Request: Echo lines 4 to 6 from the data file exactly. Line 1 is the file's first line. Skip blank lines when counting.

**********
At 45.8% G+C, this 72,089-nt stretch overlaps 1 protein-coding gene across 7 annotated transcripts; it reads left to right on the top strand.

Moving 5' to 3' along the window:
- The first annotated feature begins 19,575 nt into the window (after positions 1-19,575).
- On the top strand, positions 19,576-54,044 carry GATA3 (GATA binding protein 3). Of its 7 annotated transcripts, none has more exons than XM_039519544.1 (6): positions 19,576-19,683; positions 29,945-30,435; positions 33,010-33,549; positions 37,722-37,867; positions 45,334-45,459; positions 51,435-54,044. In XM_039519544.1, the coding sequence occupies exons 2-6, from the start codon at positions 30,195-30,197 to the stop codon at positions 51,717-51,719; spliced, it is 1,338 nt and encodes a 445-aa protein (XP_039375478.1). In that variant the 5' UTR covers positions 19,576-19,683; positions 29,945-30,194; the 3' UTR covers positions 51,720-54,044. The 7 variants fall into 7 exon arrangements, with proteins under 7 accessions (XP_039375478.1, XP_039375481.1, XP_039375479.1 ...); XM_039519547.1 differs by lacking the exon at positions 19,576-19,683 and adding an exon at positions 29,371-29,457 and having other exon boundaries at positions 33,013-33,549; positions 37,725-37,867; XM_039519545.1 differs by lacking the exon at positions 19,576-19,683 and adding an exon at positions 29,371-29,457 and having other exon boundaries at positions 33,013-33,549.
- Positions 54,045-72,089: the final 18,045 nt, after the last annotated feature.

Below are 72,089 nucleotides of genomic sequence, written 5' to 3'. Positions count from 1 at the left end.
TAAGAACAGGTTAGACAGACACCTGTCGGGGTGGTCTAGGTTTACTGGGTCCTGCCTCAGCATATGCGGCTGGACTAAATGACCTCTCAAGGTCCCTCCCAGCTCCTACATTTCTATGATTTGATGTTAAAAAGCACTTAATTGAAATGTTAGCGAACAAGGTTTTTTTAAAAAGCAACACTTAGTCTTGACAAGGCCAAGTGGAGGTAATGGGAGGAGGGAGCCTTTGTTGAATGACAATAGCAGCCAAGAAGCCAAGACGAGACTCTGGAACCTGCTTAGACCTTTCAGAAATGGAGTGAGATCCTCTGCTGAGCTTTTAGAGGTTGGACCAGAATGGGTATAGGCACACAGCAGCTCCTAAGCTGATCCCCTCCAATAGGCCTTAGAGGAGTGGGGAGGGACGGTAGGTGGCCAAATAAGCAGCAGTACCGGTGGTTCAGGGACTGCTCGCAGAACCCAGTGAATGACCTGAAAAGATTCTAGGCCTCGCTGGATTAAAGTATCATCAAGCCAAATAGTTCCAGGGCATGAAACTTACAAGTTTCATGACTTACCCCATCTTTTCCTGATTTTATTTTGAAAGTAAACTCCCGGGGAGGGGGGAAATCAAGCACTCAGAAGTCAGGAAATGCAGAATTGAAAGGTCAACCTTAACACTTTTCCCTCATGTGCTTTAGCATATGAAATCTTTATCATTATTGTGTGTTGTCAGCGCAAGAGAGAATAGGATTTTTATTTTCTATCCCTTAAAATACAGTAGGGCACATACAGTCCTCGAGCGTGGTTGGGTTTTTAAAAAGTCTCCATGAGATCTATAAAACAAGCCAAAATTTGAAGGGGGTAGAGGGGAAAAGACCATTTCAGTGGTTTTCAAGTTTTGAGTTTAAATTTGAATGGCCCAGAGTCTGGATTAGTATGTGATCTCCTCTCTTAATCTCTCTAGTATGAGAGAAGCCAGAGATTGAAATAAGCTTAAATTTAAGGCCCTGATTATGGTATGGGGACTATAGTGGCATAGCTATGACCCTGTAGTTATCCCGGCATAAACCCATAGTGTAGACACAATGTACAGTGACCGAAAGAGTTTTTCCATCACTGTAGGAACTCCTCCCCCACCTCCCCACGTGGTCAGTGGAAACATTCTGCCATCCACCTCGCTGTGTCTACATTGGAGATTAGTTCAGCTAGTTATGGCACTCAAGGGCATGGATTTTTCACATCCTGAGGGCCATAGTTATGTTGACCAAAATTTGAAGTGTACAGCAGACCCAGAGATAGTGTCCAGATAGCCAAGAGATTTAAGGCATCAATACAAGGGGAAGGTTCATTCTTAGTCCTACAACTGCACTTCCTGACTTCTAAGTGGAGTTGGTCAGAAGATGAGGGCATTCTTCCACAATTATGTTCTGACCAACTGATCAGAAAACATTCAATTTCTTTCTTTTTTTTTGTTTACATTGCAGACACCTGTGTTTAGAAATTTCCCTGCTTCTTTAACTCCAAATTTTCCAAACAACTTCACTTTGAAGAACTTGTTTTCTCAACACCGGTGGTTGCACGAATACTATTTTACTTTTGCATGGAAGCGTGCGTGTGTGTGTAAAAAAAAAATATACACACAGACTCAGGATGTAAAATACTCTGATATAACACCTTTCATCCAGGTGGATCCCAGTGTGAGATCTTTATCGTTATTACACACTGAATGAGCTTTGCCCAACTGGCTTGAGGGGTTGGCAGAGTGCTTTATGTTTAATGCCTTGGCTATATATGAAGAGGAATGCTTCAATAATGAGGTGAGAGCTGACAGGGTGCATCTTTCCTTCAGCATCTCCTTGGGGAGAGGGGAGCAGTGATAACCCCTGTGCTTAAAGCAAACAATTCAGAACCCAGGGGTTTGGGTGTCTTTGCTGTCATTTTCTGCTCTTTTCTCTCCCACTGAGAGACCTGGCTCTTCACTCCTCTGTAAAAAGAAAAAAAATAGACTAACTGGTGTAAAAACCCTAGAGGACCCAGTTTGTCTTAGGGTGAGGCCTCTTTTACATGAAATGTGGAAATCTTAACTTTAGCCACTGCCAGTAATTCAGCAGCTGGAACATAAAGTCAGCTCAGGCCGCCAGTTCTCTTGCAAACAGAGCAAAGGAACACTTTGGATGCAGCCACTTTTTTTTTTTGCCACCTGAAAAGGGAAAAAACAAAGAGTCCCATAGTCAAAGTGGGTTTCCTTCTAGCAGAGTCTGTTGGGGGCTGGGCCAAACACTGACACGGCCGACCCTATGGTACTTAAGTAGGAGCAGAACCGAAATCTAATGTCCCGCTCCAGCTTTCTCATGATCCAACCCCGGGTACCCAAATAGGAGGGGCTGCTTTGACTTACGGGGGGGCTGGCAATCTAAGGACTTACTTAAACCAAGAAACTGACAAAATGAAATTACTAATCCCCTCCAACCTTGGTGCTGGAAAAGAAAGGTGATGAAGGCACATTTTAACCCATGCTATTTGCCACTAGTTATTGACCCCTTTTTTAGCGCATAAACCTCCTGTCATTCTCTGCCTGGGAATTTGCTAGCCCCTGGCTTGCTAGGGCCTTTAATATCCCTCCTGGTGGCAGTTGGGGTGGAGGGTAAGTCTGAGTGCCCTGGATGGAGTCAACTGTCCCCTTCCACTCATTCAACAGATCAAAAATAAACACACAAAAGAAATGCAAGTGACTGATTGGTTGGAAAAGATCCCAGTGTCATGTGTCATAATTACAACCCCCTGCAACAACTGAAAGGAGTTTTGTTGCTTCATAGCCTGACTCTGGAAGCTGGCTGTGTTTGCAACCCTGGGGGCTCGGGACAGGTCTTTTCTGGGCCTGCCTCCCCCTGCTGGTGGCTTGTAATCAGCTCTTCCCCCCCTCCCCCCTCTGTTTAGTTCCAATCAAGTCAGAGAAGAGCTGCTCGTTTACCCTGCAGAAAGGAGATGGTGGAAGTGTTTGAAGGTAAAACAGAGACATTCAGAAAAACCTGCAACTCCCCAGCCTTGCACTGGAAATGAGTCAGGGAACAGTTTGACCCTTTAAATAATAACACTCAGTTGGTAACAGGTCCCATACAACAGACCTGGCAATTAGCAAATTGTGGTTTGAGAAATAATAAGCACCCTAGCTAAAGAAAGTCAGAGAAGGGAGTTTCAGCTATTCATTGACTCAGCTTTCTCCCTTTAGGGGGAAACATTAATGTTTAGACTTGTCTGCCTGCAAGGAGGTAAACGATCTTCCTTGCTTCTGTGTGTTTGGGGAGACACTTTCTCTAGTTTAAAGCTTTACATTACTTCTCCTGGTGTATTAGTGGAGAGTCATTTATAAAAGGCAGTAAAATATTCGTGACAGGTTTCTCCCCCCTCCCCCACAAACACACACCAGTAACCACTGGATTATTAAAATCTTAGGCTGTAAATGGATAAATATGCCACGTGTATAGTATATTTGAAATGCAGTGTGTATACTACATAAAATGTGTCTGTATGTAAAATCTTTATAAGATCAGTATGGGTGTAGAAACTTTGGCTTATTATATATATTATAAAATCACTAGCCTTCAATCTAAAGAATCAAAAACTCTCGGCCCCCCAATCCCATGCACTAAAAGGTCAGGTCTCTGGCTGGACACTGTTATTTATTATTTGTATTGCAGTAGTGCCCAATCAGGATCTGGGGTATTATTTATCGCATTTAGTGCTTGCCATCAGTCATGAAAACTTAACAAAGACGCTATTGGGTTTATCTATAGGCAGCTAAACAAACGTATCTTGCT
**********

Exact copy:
- On the top strand, positions 19,576-54,044 carry GATA3 (GATA binding protein 3). Of its 7 annotated transcripts, none has more exons than XM_039519544.1 (6): positions 19,576-19,683; positions 29,945-30,435; positions 33,010-33,549; positions 37,722-37,867; positions 45,334-45,459; positions 51,435-54,044. In XM_039519544.1, the coding sequence occupies exons 2-6, from the start codon at positions 30,195-30,197 to the stop codon at positions 51,717-51,719; spliced, it is 1,338 nt and encodes a 445-aa protein (XP_039375478.1). In that variant the 5' UTR covers positions 19,576-19,683; positions 29,945-30,194; the 3' UTR covers positions 51,720-54,044. The 7 variants fall into 7 exon arrangements, with proteins under 7 accessions (XP_039375478.1, XP_039375481.1, XP_039375479.1 ...); XM_039519547.1 differs by lacking the exon at positions 19,576-19,683 and adding an exon at positions 29,371-29,457 and having other exon boundaries at positions 33,013-33,549; positions 37,725-37,867; XM_039519545.1 differs by lacking the exon at positions 19,576-19,683 and adding an exon at positions 29,371-29,457 and having other exon boundaries at positions 33,013-33,549.
- Positions 54,045-72,089: the final 18,045 nt, after the last annotated feature.

Below are 72,089 nucleotides of genomic sequence, written 5' to 3'. Positions count from 1 at the left end.